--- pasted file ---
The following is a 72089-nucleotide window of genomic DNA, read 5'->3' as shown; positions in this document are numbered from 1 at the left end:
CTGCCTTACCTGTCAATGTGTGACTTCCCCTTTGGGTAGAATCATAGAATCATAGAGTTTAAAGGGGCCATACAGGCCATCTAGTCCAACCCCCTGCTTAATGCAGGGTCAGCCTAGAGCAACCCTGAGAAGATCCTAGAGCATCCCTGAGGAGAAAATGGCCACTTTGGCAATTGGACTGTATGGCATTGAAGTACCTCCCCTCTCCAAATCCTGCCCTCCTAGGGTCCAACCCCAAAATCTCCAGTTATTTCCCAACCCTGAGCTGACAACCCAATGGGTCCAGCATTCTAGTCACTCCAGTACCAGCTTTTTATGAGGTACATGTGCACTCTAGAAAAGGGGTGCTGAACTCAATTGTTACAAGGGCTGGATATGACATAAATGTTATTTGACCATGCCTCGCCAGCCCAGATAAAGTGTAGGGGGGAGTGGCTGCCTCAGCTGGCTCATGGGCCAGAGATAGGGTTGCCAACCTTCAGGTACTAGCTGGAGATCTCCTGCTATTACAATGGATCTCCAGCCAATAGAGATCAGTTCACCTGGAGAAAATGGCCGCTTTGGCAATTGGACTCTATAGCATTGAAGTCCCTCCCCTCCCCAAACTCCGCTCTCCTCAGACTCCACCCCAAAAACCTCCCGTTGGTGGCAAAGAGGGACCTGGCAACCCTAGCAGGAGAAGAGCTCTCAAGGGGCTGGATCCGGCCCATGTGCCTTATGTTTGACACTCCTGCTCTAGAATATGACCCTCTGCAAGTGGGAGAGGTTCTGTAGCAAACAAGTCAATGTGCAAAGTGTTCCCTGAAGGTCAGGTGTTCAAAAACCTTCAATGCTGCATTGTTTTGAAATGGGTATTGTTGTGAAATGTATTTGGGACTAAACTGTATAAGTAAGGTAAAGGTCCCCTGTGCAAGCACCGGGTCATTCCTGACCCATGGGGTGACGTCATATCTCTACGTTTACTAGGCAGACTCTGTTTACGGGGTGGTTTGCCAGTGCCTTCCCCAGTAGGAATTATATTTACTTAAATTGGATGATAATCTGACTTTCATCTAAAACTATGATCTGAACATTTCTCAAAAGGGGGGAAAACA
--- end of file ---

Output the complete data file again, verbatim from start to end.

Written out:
The following is a 72089-nucleotide window of genomic DNA, read 5'->3' as shown; positions in this document are numbered from 1 at the left end:
CTGCCTTACCTGTCAATGTGTGACTTCCCCTTTGGGTAGAATCATAGAATCATAGAGTTTAAAGGGGCCATACAGGCCATCTAGTCCAACCCCCTGCTTAATGCAGGGTCAGCCTAGAGCAACCCTGAGAAGATCCTAGAGCATCCCTGAGGAGAAAATGGCCACTTTGGCAATTGGACTGTATGGCATTGAAGTACCTCCCCTCTCCAAATCCTGCCCTCCTAGGGTCCAACCCCAAAATCTCCAGTTATTTCCCAACCCTGAGCTGACAACCCAATGGGTCCAGCATTCTAGTCACTCCAGTACCAGCTTTTTATGAGGTACATGTGCACTCTAGAAAAGGGGTGCTGAACTCAATTGTTACAAGGGCTGGATATGACATAAATGTTATTTGACCATGCCTCGCCAGCCCAGATAAAGTGTAGGGGGGAGTGGCTGCCTCAGCTGGCTCATGGGCCAGAGATAGGGTTGCCAACCTTCAGGTACTAGCTGGAGATCTCCTGCTATTACAATGGATCTCCAGCCAATAGAGATCAGTTCACCTGGAGAAAATGGCCGCTTTGGCAATTGGACTCTATAGCATTGAAGTCCCTCCCCTCCCCAAACTCCGCTCTCCTCAGACTCCACCCCAAAAACCTCCCGTTGGTGGCAAAGAGGGACCTGGCAACCCTAGCAGGAGAAGAGCTCTCAAGGGGCTGGATCCGGCCCATGTGCCTTATGTTTGACACTCCTGCTCTAGAATATGACCCTCTGCAAGTGGGAGAGGTTCTGTAGCAAACAAGTCAATGTGCAAAGTGTTCCCTGAAGGTCAGGTGTTCAAAAACCTTCAATGCTGCATTGTTTTGAAATGGGTATTGTTGTGAAATGTATTTGGGACTAAACTGTATAAGTAAGGTAAAGGTCCCCTGTGCAAGCACCGGGTCATTCCTGACCCATGGGGTGACGTCATATCTCTACGTTTACTAGGCAGACTCTGTTTACGGGGTGGTTTGCCAGTGCCTTCCCCAGTAGGAATTATATTTACTTAAATTGGATGATAATCTGACTTTCATCTAAAACTATGATCTGAACATTTCTCAAAAGGGGGGAAAACA